November 10, 2010 I read 'Dewey—The Small Town Library Cat Who Touched the World' by Vicki Myron with Bret Witter.
In the introduction to the book is a welcome to Iowa, a part of the most important agriculture regions in the world. The Great Plains. The Bread Basket. The Heartland. We meet Dewey (named for Melville Dewey) in Spencer, Iowa at the Spencer Public Library.
By Chapter 3 we don't read about Dewey as much as the farm crisis of 1980, Willie Nelson and Farm Aid.
There are funny stories of Dewey and his love of rubber bands and catnip, but his true love is people.
Chapter 13 is titled "A Great Library." Author Vicki Myron tells us that a great library is one nobody notices because it is always there and it always has what people need. Well, Almont's own Henry Stephens Memorial Library does have what we need and if they don't they will get it for you. As for the library itself, I think it is beautiful, regal and commands our love and respect. The staff is outstanding and helpful. I loved attending the end of the fourth grade in its basement when our old school burned in April, 1926.
Dewey's Spencer Public Library was founded in 1883 in Mrs. H.C. Crarey's parlor. In 1902 Andrew Carnegie granted the town $10,000 for a new library. He was deep into pursuit of giving away his money to worthwhile causes, one was providing grants to small towns for libraries.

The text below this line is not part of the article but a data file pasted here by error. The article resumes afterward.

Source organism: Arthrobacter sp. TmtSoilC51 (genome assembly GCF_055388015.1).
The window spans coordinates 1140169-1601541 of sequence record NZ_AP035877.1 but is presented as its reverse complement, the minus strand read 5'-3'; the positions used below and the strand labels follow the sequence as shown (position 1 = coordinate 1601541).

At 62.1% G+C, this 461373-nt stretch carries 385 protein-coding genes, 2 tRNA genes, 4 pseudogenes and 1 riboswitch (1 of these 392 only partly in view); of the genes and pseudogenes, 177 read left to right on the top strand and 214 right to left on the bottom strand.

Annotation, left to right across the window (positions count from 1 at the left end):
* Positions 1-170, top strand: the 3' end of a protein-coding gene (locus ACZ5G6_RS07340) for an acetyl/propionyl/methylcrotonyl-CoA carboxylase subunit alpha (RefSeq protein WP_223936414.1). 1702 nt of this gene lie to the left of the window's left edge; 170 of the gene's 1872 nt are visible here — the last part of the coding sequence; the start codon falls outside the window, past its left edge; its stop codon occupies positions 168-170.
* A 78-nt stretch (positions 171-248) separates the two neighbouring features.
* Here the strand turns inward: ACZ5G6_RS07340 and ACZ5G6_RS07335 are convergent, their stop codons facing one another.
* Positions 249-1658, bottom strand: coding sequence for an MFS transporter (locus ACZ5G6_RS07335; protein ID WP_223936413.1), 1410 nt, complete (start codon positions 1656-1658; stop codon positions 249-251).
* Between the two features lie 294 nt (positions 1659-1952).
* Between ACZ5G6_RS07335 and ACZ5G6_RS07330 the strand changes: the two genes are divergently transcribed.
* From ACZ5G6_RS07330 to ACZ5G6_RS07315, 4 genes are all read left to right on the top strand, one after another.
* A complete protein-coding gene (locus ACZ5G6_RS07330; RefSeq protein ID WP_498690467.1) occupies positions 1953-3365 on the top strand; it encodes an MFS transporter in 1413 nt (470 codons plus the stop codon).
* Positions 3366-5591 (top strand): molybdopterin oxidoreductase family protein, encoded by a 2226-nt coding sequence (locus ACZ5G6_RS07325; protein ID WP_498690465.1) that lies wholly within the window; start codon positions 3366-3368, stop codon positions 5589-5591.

The villages of Spencer and Moneta were 20 miles apart but might as well have been different worlds. Moneta never reached 500 in population. In the 1930s it was the gambling capitol of northwest Iowa. The restaurant on Main Street was a speakeasy and there was a gambling hall in the back accessible through a secret door.
That should be enough to whet your appetite to read the book.
Jill Hough let me borrow her copy. We are animals lovers. When she was in high school we enjoyed horseback riding. When I moved from the farm I gave her my kitty, Jigs. He never had it so good...quite a posh apartment.
Thanks to all who have sent cards and prayers. I am on the mend.
Gertie Brooks is a lifelong Almont area resident. A 'farm girl,' Gertie is the premier historian for the Almont area, and frequently offers her memories and first-hand accounts in her 'Country Cousin' columns.